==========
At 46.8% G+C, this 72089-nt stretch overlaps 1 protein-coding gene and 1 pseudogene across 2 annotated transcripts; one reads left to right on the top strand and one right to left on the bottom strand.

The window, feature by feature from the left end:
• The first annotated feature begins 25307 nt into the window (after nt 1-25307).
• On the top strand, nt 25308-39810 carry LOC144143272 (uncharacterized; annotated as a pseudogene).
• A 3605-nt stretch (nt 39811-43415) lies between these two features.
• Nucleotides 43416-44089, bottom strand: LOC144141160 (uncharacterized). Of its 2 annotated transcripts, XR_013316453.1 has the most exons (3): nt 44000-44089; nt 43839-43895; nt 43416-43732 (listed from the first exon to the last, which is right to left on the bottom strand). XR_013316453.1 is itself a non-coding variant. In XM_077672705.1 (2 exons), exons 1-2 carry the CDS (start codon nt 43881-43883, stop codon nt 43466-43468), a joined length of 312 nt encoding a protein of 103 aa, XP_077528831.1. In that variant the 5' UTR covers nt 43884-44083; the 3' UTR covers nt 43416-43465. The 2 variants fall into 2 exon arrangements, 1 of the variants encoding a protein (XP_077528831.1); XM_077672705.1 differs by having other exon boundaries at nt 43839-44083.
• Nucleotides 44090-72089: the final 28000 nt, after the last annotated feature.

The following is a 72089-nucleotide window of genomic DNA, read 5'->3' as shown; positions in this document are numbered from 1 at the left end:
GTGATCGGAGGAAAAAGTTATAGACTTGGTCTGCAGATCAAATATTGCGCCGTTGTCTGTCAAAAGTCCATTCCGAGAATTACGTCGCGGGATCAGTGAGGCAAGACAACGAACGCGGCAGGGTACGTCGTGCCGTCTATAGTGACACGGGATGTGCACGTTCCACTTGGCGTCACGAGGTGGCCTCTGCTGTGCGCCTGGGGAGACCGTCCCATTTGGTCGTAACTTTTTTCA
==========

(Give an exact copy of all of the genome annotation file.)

At 46.8% G+C, this 72089-nt stretch overlaps 1 protein-coding gene and 1 pseudogene across 2 annotated transcripts; one reads left to right on the top strand and one right to left on the bottom strand.

The window, feature by feature from the left end:
• The first annotated feature begins 25307 nt into the window (after nt 1-25307).
• On the top strand, nt 25308-39810 carry LOC144143272 (uncharacterized; annotated as a pseudogene).
• A 3605-nt stretch (nt 39811-43415) lies between these two features.
• Nucleotides 43416-44089, bottom strand: LOC144141160 (uncharacterized). Of its 2 annotated transcripts, XR_013316453.1 has the most exons (3): nt 44000-44089; nt 43839-43895; nt 43416-43732 (listed from the first exon to the last, which is right to left on the bottom strand). XR_013316453.1 is itself a non-coding variant. In XM_077672705.1 (2 exons), exons 1-2 carry the CDS (start codon nt 43881-43883, stop codon nt 43466-43468), a joined length of 312 nt encoding a protein of 103 aa, XP_077528831.1. In that variant the 5' UTR covers nt 43884-44083; the 3' UTR covers nt 43416-43465. The 2 variants fall into 2 exon arrangements, 1 of the variants encoding a protein (XP_077528831.1); XM_077672705.1 differs by having other exon boundaries at nt 43839-44083.
• Nucleotides 44090-72089: the final 28000 nt, after the last annotated feature.

The following is a 72089-nucleotide window of genomic DNA, read 5'->3' as shown; positions in this document are numbered from 1 at the left end:
GTGATCGGAGGAAAAAGTTATAGACTTGGTCTGCAGATCAAATATTGCGCCGTTGTCTGTCAAAAGTCCATTCCGAGAATTACGTCGCGGGATCAGTGAGGCAAGACAACGAACGCGGCAGGGTACGTCGTGCCGTCTATAGTGACACGGGATGTGCACGTTCCACTTGGCGTCACGAGGTGGCCTCTGCTGTGCGCCTGGGGAGACCGTCCCATTTGGTCGTAACTTTTTTCA